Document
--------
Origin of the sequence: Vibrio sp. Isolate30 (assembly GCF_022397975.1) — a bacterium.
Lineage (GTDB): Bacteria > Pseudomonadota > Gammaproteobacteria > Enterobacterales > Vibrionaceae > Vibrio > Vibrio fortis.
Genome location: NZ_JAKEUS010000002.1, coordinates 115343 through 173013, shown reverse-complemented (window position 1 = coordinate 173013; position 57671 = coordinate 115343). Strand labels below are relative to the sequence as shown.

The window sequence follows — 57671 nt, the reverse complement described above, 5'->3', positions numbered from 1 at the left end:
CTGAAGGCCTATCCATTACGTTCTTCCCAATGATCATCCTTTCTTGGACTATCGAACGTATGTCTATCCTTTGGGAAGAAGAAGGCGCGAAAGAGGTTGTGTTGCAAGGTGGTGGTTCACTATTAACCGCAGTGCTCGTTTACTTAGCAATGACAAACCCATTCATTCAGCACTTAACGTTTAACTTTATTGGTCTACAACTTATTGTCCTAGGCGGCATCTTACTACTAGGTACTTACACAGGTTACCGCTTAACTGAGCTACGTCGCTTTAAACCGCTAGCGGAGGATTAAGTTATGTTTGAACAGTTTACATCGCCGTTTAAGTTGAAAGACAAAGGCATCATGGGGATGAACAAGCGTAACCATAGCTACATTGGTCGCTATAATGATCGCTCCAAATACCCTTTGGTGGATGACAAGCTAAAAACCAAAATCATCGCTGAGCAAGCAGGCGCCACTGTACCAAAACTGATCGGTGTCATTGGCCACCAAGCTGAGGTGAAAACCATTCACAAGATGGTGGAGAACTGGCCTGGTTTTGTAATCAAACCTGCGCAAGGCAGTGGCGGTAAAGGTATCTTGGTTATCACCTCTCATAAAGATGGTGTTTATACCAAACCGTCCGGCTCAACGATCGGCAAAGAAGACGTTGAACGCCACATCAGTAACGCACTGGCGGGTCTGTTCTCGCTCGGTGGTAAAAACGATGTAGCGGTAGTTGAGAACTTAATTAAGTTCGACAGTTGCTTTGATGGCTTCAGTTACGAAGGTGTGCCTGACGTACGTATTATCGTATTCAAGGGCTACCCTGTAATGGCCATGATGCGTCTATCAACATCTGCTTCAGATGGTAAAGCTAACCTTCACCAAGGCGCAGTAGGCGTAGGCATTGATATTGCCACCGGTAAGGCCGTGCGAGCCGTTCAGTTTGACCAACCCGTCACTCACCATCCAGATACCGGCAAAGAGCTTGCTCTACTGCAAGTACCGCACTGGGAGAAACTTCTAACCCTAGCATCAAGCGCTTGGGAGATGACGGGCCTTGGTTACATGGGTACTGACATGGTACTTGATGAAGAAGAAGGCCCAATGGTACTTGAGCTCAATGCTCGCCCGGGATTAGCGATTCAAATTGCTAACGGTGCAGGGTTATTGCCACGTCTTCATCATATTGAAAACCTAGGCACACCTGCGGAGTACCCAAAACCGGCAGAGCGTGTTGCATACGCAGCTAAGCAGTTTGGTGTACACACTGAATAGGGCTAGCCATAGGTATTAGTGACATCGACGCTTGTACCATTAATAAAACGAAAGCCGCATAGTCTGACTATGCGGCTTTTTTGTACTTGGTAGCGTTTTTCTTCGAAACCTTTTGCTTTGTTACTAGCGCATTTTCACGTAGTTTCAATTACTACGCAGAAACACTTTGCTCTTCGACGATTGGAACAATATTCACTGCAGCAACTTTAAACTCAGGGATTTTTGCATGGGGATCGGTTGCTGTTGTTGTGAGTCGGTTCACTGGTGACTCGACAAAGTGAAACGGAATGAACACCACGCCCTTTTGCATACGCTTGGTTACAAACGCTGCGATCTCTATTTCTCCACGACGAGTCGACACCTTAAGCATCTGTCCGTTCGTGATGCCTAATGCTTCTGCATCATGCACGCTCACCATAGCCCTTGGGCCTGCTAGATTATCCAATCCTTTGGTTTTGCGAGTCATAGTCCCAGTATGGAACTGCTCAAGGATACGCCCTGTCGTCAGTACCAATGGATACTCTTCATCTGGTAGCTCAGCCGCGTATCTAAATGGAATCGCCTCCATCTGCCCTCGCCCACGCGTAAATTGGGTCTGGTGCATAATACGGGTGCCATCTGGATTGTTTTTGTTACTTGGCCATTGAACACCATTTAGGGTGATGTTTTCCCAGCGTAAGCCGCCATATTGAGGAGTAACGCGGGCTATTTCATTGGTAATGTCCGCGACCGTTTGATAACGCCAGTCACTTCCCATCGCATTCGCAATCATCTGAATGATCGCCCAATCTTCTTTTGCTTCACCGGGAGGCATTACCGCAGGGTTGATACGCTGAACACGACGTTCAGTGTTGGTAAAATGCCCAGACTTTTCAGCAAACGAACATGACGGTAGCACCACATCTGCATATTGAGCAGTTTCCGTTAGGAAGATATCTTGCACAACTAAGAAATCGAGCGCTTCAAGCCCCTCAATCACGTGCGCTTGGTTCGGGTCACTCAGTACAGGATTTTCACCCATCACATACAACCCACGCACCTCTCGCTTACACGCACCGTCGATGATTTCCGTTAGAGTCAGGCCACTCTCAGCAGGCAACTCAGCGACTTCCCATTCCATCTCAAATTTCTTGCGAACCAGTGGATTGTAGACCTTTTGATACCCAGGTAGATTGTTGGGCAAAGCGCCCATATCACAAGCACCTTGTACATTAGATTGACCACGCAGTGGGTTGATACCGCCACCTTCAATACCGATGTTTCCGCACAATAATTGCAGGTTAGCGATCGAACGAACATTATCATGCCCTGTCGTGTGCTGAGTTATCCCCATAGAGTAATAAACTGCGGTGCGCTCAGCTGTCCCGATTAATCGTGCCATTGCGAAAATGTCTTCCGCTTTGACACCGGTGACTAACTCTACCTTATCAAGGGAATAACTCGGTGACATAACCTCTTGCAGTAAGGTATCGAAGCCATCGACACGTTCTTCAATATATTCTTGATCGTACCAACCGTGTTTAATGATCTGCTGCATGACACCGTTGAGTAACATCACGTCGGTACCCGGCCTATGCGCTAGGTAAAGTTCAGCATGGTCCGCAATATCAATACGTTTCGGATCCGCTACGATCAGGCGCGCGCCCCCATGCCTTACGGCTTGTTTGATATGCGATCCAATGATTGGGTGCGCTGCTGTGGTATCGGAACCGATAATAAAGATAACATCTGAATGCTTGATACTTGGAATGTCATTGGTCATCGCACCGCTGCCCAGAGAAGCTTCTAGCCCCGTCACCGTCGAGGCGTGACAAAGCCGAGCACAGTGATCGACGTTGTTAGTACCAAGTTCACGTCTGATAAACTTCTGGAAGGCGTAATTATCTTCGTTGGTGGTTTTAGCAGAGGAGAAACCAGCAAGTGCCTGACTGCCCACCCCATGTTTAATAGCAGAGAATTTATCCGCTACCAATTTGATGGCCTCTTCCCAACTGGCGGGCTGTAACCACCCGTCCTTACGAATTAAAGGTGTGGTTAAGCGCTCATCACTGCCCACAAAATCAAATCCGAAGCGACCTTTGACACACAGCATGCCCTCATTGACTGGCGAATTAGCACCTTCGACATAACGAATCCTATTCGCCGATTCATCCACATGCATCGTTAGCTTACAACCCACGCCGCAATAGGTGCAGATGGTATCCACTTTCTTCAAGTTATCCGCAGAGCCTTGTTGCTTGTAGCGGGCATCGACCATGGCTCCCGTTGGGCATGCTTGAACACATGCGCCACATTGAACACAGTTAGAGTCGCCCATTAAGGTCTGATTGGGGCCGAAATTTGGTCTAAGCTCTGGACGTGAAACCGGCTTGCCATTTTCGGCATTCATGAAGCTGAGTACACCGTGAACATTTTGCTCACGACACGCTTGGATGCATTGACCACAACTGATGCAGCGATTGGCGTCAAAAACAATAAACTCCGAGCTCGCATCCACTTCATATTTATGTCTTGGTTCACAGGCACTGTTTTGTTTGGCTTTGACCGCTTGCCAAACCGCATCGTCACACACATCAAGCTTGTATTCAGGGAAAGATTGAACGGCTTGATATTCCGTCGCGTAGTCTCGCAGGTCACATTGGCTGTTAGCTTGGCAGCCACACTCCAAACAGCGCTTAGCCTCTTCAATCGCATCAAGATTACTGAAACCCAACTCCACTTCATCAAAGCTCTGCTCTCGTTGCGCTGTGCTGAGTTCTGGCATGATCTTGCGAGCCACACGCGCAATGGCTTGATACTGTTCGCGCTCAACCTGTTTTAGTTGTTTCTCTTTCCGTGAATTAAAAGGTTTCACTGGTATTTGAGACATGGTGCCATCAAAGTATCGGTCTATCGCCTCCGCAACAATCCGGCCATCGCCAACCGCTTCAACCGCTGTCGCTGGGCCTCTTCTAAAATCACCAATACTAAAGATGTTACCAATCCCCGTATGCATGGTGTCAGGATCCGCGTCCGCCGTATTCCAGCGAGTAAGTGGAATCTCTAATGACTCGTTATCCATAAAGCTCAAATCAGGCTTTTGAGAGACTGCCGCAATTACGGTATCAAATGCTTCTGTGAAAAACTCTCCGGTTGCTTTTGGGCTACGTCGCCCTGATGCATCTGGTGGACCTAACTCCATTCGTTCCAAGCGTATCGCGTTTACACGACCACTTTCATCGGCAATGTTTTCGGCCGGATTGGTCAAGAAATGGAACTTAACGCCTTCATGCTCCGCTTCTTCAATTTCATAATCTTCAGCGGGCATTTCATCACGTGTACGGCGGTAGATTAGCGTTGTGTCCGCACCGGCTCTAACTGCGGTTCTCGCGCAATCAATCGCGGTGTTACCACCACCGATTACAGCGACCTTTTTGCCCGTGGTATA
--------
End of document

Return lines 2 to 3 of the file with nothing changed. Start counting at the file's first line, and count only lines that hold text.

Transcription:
Lineage (GTDB): Bacteria > Pseudomonadota > Gammaproteobacteria > Enterobacterales > Vibrionaceae > Vibrio > Vibrio fortis.
Genome location: NZ_JAKEUS010000002.1, coordinates 115343 through 173013, shown reverse-complemented (window position 1 = coordinate 173013; position 57671 = coordinate 115343). Strand labels below are relative to the sequence as shown.